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NOAA awards $48 million to advance climate research, improve community resilience

October 7, 2015 NOAA’s Climate Program Office (CPO) today announced it has awarded $48 million for 53 new projects. Research will be conducted by NOAA laboratories and operational centers, universities, and other agency and research partners to advance the understanding, modeling, and prediction of Earth’s climate system and to improve decision making.
The Enterprise Bridge passes over a section of Lake Oroville that was nearly dry on September 30, 2014, in Oroville, California. Lake Oroville, California's 2nd largest reservoir, was at 49% of average (30% of capacity), the second lowest level on record (behind 1977.) Heavy rains in December 2014 allowed lake levels to recover slightly--as of January 23, 2015 Lake Oroville was at its 7th lowest level of the past 35 years.
A corn crop in Arkansas is stunted and sparse due to drought conditions. (Credit: USDA NRCS Photo Gallery, Tim McCabe).

A corn crop in Arkansas is stunted and sparse due to drought conditions. (Credit: USDA NRCS Photo Gallery, Tim McCabe)

 

The results of research funded by these grants are expected to have impacts far beyond individual projects. Some of the anticipated results include more accurate weather and climate prediction, early warning of drought hazards, more robust decision-support services, enhanced community and drought preparedness, and improved ability to respond and adapt to public health impacts.

The funds will be distributed over the life of the projects, many of which span one to five years. All awards were selected through an open, highly competitive process.

States with institutions receiving NOAA CPO funding from the FY2015 Competition.

"Every day, communities and businesses in the U.S. and around world are grappling with environmental challenges due to changing climate conditions and extreme events," said Wayne Higgins, director of the Climate Program Office. "People want timely and relevant scientific information about where and why climate variability and change occur and what impacts that has on human and natural systems. CPO's competitive grants play a vital role in advancing understanding of Earth's climate system and in transitioning our data, tools, information, and operations to applications the public can use to improve decision making.”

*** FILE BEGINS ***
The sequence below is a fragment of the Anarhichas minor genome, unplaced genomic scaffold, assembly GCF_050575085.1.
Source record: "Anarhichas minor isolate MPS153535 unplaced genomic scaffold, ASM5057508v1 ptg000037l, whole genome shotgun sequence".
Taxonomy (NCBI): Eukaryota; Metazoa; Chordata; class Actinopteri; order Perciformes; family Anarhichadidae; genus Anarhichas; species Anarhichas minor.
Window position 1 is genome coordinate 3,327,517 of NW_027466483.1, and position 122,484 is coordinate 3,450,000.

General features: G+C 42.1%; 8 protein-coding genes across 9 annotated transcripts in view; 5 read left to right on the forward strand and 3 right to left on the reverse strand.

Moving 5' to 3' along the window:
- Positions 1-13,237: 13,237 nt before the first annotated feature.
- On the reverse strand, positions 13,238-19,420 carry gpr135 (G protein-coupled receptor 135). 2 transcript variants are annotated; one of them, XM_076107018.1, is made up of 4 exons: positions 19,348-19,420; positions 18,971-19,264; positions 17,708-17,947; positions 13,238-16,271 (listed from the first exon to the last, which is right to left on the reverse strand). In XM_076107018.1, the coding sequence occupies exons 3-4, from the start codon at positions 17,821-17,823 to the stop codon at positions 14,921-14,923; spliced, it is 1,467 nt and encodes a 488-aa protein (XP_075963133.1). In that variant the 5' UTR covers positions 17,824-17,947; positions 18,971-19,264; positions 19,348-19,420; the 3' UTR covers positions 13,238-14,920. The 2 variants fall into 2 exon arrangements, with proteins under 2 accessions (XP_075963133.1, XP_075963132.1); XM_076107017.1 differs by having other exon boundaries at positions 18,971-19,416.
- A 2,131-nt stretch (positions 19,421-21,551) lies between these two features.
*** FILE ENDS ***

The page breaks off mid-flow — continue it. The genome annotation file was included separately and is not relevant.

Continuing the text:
The projects will support these priorities:

  • Provide high-quality, long-term global observations, climate information and products, $5.1 million for projects to produce global and regional indices to help monitor climate, weather, and sea ice trends, which provide information to forecasters, researchers, and decision makers in communities across the country. 
     
  • Great Lakes Regional Sciences and Assessments (A RISA program) hosts workshop in St. Paul, Minnesota connecting local governments with climate adaptation science. (Credit: With permission from Daniel Brown).

    Great Lakes Regional Sciences and Assessments (A RISA program) hosts workshop in St. Paul, Minnesota connecting local governments with climate adaptation science. (Credit: With permission from Daniel Brown).

    Provide leadership and support for research, assessments, and climate services to key sectors and regions, $24.4 million — including $19.5 million for Regional Integrated Sciences & Assessment Programs from Hawaii to New York — to improve the ability of local communities to prepare for and adapt to climate change. 
     

  • Improve critical forecasts and bolster earth system models, $10.2 million to improve predictions and projections on a range of time scales from weeks to seasons, to decades, and centuries in the future.
     
  • Improve prediction of drought and other extreme events, $8.4 million to improve earth system models and predictions through the North American Multi-Model Ensemble System (NMME), a state-of-the-art seasonal prediction system, and help fund the creation of a new task force and improved software infrastructure for NOAA weather and climate models.
A farmer in the Midwest struggles with drought conditions. (Credit: Climate.gov and U.S. Climate Resilience Toolkit photo).

A farmer in the Midwest struggles with drought conditions. (Credit: Climate.gov and U.S. Climate Resilience Toolkit photo)

CPO manages competitive research programs that fund climate science, assessments, decision-support research, modeling improvements, and capacity-building activities. While each program has its own focus, together they demonstrate NOAA’s commitment to advancing integrated climate research and enhancing society’s ability to plan and respond to climate variability and climate change. CPO’s network of partners, specialists, and principal investigators will broadly integrate research findings from these projects to help build resilience in the face of climate challenges. 

A full list of awards, as well as individual announcements for each program, is available online.

NOAA’s mission is to understand and predict changes in the Earth's environment, from the depths of the ocean to the surface of the sun, and to conserve and manage our coastal and marine resources. Join us on FacebookTwitter, Instagram and our other social media channels.

Contact
Monica Allen
301-734-1123